In one embodiment of the invention, applicable to data measured on vehicle odometers and similar instruments, the instrument data are measured and presented to a memory module, preferably in at least three data fields: (1) usage U asserted to have been experienced by the instrument, for example distance traveled by a vehicle; (2) total instrument operating time OT; and (3) accumulated time AT the instrument operated in one or more specified usage rate ranges (e.g., a range of vehicle speeds), including one usage rate range from zero to a selected usage rate upper bound V1. If the instrument is an odometer or similar device, the upper bound V1 may lie in a range such as 0-7 meters/second (approximately 0-15 miles per hour). Preferably, the three data fields are stored in different sections of the memory module 15 so that alteration of data in one data field will not necessarily alter data in another data field in a consistent manner.

Each of the usage data fields may also be represented by one, two or more checksums that correspond to part or all of the data field value. In a first approach, each data field item is represented by one checksum, computed according to a check sum algorithm that is known only to one or a few certified system validation personnel. The checksum corresponding to a stored data field value is also stored in the memory module. When an observer wishes to determine if this data field value has been altered, the data field value and corresponding checksum are retrieved from memory, and a new checksum is computed using the data field value. If the new checksum and the stored checksum agree with each other, the observer may (but need not) assume that the data field value has not been altered. If the newly-computed checksum and the stored checksum do not agree with each other, this indicates that the data field value has been altered. A usage data field value may have been altered by intentional interference or tampering with that value, or the memory module or some other component may have failed at this location, causing what may be characterized as a self-alteration of the data field value.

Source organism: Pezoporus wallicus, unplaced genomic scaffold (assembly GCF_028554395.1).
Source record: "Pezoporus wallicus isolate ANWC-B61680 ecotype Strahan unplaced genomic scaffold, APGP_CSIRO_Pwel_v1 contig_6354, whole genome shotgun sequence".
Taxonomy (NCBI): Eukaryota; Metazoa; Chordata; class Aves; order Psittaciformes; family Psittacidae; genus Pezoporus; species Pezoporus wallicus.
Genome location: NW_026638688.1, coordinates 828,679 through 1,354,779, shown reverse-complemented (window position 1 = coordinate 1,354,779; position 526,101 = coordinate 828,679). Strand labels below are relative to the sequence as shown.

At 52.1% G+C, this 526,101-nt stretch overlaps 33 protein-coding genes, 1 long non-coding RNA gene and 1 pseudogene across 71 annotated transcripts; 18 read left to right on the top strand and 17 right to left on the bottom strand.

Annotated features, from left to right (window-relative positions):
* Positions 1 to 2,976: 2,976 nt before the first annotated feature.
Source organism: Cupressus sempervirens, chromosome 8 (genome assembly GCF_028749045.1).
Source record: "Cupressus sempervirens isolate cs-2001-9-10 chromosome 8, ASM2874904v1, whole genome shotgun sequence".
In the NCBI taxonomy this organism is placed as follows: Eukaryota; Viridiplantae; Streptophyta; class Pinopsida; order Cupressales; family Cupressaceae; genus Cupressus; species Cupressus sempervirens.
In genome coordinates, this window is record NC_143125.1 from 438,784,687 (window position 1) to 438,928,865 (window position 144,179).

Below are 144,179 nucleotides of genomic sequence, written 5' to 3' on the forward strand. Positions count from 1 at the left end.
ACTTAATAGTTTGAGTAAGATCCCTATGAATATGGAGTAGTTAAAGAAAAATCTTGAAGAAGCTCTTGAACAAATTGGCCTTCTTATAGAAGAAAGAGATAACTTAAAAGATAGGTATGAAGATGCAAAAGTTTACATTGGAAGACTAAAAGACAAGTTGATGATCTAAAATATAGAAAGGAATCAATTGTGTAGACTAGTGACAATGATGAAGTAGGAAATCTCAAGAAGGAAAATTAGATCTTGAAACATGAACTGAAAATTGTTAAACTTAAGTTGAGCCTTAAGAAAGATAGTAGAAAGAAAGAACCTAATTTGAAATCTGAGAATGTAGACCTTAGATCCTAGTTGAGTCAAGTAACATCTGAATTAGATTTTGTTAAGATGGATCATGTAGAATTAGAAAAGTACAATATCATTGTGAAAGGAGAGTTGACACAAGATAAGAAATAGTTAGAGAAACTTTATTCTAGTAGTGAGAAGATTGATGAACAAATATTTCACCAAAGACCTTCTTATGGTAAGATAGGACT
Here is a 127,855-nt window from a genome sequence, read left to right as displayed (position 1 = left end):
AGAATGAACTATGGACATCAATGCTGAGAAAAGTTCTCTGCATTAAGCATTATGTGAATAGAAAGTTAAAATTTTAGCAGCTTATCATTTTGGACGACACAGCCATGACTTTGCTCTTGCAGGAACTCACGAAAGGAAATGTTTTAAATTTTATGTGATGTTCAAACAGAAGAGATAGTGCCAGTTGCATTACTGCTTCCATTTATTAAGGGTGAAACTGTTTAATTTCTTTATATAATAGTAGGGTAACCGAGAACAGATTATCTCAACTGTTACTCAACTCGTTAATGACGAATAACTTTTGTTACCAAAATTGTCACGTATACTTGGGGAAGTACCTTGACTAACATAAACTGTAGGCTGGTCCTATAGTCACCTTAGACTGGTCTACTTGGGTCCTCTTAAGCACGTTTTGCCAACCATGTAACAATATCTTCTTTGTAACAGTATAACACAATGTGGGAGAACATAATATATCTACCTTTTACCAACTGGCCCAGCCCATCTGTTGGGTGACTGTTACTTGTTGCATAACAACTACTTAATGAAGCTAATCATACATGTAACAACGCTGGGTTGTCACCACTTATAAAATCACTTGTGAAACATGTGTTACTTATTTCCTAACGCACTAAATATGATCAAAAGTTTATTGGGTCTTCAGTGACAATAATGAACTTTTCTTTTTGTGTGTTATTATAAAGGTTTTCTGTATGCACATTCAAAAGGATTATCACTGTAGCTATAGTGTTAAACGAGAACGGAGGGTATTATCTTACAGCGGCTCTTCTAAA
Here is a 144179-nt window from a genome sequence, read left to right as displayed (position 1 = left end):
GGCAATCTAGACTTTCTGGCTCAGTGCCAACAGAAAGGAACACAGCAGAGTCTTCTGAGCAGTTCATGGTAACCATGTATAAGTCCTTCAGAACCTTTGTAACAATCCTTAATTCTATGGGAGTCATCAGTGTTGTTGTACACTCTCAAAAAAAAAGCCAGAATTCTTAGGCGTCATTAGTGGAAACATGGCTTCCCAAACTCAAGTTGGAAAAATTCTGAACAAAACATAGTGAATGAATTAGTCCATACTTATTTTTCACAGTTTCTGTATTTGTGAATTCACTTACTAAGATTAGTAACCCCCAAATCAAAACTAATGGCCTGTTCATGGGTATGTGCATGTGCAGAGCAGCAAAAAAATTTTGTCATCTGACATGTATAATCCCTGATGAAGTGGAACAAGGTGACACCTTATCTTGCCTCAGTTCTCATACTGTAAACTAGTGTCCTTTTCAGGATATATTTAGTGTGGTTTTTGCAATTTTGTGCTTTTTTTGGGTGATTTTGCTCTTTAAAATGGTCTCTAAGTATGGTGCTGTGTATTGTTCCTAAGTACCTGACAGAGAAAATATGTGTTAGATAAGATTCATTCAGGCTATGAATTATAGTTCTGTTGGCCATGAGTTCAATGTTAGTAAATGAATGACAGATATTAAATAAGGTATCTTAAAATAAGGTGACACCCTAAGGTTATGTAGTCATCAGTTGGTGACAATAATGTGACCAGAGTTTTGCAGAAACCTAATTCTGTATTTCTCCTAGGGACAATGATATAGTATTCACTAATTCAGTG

A second approach here uses two or more checksums, each of which is calculated according to part of the corresponding usage data field value, using the same checksum algorithm or using different checksum algorithms. Each of these checksums is stored in a separate memory module location. When an observer wishes to determine whether a data field value has been altered, the data field value and each of the corresponding checksums are retrieved from memory, and checksums newly-computed from the data field value are compared with the corresponding stored checksums, by analogy with the first approach.

A third approach also uses two or more checksums, each of which is calculated according to part of the corresponding usage data field value, preferably using two or more checksums computed using different algorithms. Each of these checksums is stored in a separate memory module location. When an observer wishes to determine whether a data field value has been altered, the data field value and each of the corresponding checksums are retrieved from memory. Each checksum is compared with a checksum computed using the stored data field value and the corresponding checksum algorithm. If at least a selected threshold number of the newly-computed checksums (for example, one out of two, two out of three or three out of five) agree with the corresponding stored checksums, the data field value is accepted. If less than this threshold number of newly-computed checksums agree with the corresponding stored checksums, the data field value is assumed to have been altered.

An accumulated instrument usage reading is measured at selected times and stored on-the-fly, much as a motion picture camera simulates motion by presenting a sequence of still images taken a specified time interval apart. An incremental instrument usage reading is the change in accumulated usage measured in a selected time interval, which may be defined by two distinct events such as {instrument turned on} and {instrument turned off }.